At Tuesday City Council meeting the topic of the North Housing parcel came up, apparently after a lot of back and forth with the Navy, the City wants to restate a legally binding agreement with the Alameda Point Collaborative and Building Futures with Women and Children for a “homeless accommodation” for the parcel. Remember, when the parcel was first surplused, there was a disposal process that had to be followed. The “homeless accommodation” in this case which will be run by APC and BFWC will be a 90 unit permanent supportive housing project, I wrote a whole post here on the different options that were considered. Just to note, the 90 units will only take up 13 acres of the surplused land, 42 acres was surplused.
Essentially this agenda was simply to restate the legally binding agreement, nothing surprising. Councilmember Beverly Johnson asked a good question about the City being on the hook for the environmental, Staff member Debbie Potter noted that if the City could not secure environmental insurance at a reasonable rate then there was no obligation for the City to take title.
On the other hand, Councilmember Doug deHaan asked this, almost rhetorical, question:
The question always has been, when we do get in to these kinds of agreements, of providing services back to financial, back to the City, this would not provide any financial stream coming back to the City for basic services, would it?
Just note I transcribed it exactly the way it was said, Debbie Potter answered:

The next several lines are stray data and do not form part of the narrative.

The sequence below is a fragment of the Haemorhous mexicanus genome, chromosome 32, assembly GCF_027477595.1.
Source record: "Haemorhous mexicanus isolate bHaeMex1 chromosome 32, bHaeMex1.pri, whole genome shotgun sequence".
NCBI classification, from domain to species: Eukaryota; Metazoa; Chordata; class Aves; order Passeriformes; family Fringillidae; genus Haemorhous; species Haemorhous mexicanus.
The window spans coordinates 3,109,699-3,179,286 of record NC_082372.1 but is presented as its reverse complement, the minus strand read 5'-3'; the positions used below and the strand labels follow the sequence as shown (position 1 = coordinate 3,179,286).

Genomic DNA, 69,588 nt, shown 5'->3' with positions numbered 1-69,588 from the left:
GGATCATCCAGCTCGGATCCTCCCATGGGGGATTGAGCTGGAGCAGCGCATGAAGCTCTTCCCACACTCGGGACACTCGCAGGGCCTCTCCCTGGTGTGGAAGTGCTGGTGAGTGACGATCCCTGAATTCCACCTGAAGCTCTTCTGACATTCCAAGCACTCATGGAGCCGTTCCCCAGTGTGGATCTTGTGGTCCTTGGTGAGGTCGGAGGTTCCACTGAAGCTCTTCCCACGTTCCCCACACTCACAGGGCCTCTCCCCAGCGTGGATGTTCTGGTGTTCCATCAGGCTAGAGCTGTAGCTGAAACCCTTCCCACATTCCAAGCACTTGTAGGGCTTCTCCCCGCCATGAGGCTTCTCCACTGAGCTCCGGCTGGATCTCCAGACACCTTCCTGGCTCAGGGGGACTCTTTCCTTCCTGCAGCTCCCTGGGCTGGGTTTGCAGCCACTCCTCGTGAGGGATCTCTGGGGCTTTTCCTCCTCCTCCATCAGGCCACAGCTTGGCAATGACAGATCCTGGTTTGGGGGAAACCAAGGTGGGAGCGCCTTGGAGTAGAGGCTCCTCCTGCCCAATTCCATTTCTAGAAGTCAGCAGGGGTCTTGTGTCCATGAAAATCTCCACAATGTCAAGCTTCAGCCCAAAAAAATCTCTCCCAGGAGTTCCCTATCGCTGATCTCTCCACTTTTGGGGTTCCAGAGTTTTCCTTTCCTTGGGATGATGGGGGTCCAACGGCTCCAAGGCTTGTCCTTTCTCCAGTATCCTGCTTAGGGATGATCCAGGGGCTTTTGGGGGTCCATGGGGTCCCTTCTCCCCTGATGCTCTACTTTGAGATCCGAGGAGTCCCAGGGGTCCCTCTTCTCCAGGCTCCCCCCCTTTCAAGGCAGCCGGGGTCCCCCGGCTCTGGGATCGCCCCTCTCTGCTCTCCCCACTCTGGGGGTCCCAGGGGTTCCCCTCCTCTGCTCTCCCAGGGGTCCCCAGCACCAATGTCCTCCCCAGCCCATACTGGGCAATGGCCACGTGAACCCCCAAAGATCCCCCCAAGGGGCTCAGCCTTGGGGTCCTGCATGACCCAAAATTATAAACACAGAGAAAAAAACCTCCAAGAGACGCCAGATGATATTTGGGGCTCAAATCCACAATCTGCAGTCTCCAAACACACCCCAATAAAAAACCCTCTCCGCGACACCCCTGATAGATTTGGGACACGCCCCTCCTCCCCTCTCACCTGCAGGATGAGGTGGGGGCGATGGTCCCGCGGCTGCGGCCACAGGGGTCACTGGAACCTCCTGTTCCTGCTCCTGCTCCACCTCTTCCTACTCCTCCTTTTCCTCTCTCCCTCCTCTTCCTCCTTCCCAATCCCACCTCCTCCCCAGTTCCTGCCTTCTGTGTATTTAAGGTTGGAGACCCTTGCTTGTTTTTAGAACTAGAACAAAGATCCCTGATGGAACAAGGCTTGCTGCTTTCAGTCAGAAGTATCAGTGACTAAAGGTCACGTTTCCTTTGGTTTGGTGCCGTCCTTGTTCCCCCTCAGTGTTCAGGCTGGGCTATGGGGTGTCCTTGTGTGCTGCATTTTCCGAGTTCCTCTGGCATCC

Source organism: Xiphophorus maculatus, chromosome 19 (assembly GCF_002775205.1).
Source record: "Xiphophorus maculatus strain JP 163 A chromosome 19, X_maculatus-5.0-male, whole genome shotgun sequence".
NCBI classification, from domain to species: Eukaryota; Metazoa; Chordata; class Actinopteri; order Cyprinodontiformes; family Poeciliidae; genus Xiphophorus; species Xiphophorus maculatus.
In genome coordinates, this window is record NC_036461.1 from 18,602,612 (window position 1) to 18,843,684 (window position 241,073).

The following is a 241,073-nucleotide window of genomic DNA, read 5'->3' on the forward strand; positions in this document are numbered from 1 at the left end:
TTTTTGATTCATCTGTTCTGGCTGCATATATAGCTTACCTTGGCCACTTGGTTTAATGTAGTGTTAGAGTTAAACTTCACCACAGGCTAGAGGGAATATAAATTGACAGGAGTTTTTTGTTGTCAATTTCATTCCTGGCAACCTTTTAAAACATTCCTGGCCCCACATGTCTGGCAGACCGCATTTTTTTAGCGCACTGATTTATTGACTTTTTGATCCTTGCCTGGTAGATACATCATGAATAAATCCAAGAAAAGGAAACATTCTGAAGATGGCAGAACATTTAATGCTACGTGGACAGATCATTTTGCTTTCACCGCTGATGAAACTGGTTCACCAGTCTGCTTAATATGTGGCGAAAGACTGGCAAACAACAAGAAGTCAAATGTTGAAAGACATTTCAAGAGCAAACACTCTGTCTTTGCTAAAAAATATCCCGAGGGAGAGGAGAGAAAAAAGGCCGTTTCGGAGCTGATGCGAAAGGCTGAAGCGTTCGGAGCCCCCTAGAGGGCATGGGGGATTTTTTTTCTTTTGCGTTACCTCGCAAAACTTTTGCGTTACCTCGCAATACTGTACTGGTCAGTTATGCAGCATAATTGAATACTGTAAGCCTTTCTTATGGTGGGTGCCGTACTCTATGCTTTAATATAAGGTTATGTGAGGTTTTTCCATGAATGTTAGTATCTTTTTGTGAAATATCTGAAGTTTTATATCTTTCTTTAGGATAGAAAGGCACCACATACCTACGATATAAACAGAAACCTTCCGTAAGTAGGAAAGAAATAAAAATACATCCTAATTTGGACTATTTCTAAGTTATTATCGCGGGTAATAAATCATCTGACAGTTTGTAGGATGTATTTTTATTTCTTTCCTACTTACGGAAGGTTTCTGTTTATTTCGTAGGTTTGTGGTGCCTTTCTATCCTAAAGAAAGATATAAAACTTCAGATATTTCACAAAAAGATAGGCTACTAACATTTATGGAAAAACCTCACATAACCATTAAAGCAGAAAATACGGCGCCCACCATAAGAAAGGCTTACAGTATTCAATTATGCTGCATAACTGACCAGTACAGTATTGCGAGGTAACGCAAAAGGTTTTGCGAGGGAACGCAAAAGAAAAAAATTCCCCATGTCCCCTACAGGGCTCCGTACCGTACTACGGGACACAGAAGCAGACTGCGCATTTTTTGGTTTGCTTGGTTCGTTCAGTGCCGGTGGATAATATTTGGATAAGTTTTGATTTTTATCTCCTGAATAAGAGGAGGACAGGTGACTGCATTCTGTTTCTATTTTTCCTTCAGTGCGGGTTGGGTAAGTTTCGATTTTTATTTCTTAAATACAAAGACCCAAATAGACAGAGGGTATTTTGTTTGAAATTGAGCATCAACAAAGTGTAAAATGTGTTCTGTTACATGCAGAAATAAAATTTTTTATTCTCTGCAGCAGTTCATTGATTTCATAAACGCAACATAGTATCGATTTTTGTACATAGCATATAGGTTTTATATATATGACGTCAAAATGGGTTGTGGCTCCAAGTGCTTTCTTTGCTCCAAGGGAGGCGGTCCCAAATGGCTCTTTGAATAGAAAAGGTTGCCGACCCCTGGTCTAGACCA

This is a homeless accommodation.
And Doug deHaan then said:
So clarification to the people, and indeed this is an accommodation and therefore there would be no funding stream coming back for public services from it.
To which Debbie Potter answered:
The homeless accommodation is intended to be a 90 unit project that provides affordable housing, permanent affordable housing, to formerly homeless people.
Now, I don’t know if Debbie Potter simply didn’t understand what Doug deHaan was putting forward or if she was graciously ignoring it the implications, my guess is it was the latter because I got it right away, as did APC Executive Director Doug Biggs who responded during public comment:
Our role out here in working with the group that we do is to really build self-sufficiency and one way that we do that is through economic opportunities. That alone brings a lot of value to the City, both in decreasing the amount of emergency services needed and their ability to contribute to the economy.
Of course the practically rhetorical “question” of Doug deHaan’s was not about clarification, it was to drive home the fact that the residents of the project would not be paying property taxes (aka “no funding stream coming back for public services” and “not provide any financial stream coming back to the City for basic services”).
Who cares that the property right now doesn’t provide any financial stream for public and/or basic services for the City and hasn’t provided anything since it was surplused in 2007 and who knows how much longer before that. It’s important to clarify that this project — this “homeless accommodation” — won’t provide any financial stream for public and/or basic services.
And I suppose that even though sales taxes are a source of revenue for public and/or basic services, the fact that the residents of these projects, who will probably be more reliant on Alameda based businesses because of transportation issues, will be contributing to the sales tax base that doesn’t count either because they don’t pay property taxes.